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In this guest post, French music industry blogger Hugo Amsellem returns with a radical suggestion: what if the ISPs merged with the majors?


In times of crisis, phenomena of concentration are common, and the music industry has not escaped this rule for a century. We have seen it before with the advent of radio or rock&roll, and after the introduction of the CD. The music industry has known many vertical and horizontal concentrations between stakeholders in the music industry and other tech industry stakeholders.

 

 

This was the case with the invention of the cylinder, when record companies merged with major technology players holding patents for both cylinders and gramophones. At the onset and development of radio, new actors have been integrated with labels in order to create synergy between the 2 activities (promotion and distribution).

 

Vertical integration

 

It’s very likely that the majors will merge with the new online music distributors: the Internet access providers / operators. In fact, these players are now in place to end the value chain, control the dissemination of music and grant the access to the end-users.

 

 

 

 

The players themselves may soon begin to integrate vertically by buying or developing platforms for streaming music (Deezer, WorMee) and block the end of the value chain of digital music. This alliance between content creators and content providers must be done in a more stable and less controlled business environment so that content providers may freely use the music as a loss leader.

 

 

 

 

And it is precisely this fact that is not being respected, so that the use of music by ISPs is subject to the control of the majors ahead of the value chain. Therefore the music is subject to the regime of exclusive rights and ISPs must negotiate catalogs at exorbitant prices. Once these barriers fall, vertical integration is possible to achieve economies of scale, all within large groups.

 

 

 

 

 

 

The ultimate goal is to recreate and control all value chains of the music industry within the same group.

 

 

 

Produce an artist in the majors, promote him through radio and now the ISPs and streaming services, distribute the music via an ISP and through traditional channels controlled by the majors. Now the integration of a technical partner – like Sony with the CD – does not make so much sense anymore. It is necessary to rethink the artist’s contract by going 360° and getting the most benefit from these controlled income sources and preferably creating synergies between the different organs of this great group.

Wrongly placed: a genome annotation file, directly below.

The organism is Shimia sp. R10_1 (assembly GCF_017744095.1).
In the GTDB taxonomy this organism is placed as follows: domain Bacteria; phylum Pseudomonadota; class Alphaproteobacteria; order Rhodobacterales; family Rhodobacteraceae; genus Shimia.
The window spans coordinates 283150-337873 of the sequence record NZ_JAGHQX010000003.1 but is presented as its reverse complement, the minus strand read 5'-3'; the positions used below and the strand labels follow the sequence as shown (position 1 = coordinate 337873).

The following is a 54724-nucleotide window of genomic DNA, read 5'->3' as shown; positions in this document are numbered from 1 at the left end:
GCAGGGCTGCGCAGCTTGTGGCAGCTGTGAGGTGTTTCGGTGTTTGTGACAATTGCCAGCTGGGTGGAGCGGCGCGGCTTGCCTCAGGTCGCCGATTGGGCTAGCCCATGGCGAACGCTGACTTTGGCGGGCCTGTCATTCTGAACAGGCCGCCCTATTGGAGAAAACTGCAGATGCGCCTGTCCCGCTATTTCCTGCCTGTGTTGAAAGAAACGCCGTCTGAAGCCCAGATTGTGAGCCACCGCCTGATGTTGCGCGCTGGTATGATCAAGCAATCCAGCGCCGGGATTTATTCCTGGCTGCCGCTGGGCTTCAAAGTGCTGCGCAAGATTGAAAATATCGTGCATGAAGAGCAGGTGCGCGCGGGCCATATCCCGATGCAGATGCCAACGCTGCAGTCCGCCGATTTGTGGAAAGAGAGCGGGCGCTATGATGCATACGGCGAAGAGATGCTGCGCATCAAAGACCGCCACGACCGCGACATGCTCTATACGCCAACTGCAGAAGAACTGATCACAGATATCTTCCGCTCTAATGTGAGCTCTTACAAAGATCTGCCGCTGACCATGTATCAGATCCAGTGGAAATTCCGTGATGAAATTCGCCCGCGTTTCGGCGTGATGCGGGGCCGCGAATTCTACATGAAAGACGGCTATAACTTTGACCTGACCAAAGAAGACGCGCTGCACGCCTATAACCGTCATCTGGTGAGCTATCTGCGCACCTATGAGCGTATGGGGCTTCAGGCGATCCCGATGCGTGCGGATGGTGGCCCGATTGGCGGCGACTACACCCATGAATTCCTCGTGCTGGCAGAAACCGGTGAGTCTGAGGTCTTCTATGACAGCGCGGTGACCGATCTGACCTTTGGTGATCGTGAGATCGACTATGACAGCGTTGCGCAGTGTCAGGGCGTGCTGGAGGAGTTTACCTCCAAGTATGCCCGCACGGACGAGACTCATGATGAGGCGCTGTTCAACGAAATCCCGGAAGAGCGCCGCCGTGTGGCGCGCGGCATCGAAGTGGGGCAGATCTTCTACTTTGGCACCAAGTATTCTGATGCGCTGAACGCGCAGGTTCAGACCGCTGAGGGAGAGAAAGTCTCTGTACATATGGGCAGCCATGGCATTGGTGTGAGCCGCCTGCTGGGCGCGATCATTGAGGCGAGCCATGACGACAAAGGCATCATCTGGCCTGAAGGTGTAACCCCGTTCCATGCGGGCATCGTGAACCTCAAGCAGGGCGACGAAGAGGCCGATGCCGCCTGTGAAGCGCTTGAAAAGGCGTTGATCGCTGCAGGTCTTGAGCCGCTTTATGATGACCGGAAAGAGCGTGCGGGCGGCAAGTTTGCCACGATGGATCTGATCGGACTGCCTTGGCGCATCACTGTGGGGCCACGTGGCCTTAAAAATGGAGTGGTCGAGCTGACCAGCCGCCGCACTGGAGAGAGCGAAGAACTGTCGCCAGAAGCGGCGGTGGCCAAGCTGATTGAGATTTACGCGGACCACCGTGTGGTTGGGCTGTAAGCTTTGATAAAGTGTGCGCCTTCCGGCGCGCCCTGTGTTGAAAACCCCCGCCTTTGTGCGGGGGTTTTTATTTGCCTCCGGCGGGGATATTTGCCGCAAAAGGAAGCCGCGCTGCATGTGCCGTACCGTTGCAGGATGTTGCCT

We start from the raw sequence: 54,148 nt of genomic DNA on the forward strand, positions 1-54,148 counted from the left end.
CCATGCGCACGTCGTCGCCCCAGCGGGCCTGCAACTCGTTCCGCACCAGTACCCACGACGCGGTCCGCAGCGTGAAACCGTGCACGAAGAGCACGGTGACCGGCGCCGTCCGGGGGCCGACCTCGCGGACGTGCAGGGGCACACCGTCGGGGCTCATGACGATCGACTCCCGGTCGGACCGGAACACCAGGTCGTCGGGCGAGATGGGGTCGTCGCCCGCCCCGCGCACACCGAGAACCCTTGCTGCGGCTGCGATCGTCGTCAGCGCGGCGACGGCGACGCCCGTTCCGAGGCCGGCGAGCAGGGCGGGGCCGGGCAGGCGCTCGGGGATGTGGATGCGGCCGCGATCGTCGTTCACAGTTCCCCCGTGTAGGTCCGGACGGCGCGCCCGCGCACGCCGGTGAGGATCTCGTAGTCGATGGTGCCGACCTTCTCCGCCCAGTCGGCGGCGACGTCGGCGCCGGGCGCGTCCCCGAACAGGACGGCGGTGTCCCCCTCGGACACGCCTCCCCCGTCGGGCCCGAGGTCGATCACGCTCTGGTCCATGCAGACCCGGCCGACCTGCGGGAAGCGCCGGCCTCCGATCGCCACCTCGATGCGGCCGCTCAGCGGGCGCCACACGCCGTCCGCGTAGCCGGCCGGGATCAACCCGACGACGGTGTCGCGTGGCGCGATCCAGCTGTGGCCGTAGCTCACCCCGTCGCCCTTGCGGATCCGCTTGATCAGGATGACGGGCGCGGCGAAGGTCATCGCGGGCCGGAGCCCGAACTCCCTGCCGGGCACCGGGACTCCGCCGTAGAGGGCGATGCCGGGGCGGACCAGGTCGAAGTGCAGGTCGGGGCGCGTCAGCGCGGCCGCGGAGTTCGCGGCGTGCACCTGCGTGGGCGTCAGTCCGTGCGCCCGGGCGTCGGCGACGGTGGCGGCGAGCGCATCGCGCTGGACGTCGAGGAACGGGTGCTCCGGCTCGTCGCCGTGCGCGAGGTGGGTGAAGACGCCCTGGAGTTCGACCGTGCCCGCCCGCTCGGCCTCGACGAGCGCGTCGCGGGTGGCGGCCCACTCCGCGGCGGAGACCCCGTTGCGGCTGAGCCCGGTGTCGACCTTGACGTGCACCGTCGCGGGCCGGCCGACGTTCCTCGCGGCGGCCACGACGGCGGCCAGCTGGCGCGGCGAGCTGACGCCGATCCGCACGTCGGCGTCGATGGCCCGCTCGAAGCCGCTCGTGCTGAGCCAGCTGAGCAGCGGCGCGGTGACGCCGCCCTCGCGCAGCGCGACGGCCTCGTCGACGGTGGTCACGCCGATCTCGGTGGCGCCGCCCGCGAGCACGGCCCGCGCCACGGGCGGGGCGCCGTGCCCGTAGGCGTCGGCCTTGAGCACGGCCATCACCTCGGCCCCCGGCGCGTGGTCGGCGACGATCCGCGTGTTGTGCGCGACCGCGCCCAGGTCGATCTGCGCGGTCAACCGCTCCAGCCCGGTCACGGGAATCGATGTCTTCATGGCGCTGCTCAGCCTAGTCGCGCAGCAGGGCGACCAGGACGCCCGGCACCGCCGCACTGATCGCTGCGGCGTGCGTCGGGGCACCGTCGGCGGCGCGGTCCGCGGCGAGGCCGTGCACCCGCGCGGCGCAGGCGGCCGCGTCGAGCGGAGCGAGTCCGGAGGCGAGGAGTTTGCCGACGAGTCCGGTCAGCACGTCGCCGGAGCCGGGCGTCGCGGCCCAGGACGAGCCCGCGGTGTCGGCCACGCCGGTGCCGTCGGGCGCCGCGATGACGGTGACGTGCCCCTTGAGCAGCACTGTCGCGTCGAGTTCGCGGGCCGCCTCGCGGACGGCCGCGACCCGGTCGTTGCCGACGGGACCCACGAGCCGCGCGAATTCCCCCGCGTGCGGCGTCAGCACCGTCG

Thus Vivendi is currently able to do with Universal, SFR and Canal +. Universal is currently selecting a 360° strategy, acquiring concert halls and music-event companies (such as Parisian venue L’Olympia). This control of the value chain by these large groups seems quite unlikely in the short term, but this scenario of concentration and vertical integration is a possible scenario in the medium – long term.

 

 

 

 

 

Such a strategy can be adopted by the major labels in search of survival, not in quest of development. A vertical integration similar to that described would have several goals:

 

  • Create economies of scale
  • Create synergies between the activities
  • Monetize listening to music, transforming it into a loss leader for the purchase of other products

 

 


Weakness and disadvantages


 

This strategy stems from many negative effects for the music industry as an artistic entity. For indeed, if groups of this size had become the norm, it would mean that music can no longer be sold as a product. These groups inevitably relegate the music as a loss leader, and the cultural character would disappear. Thus the music produced will be chosen based on its potential to reach the largest audience possible. One possible consequence would be an even greater onslaught of successful artists belonging to these major groups, by all means of promotion in the possession. Does it sound like Universal Music Group?

 

 

 



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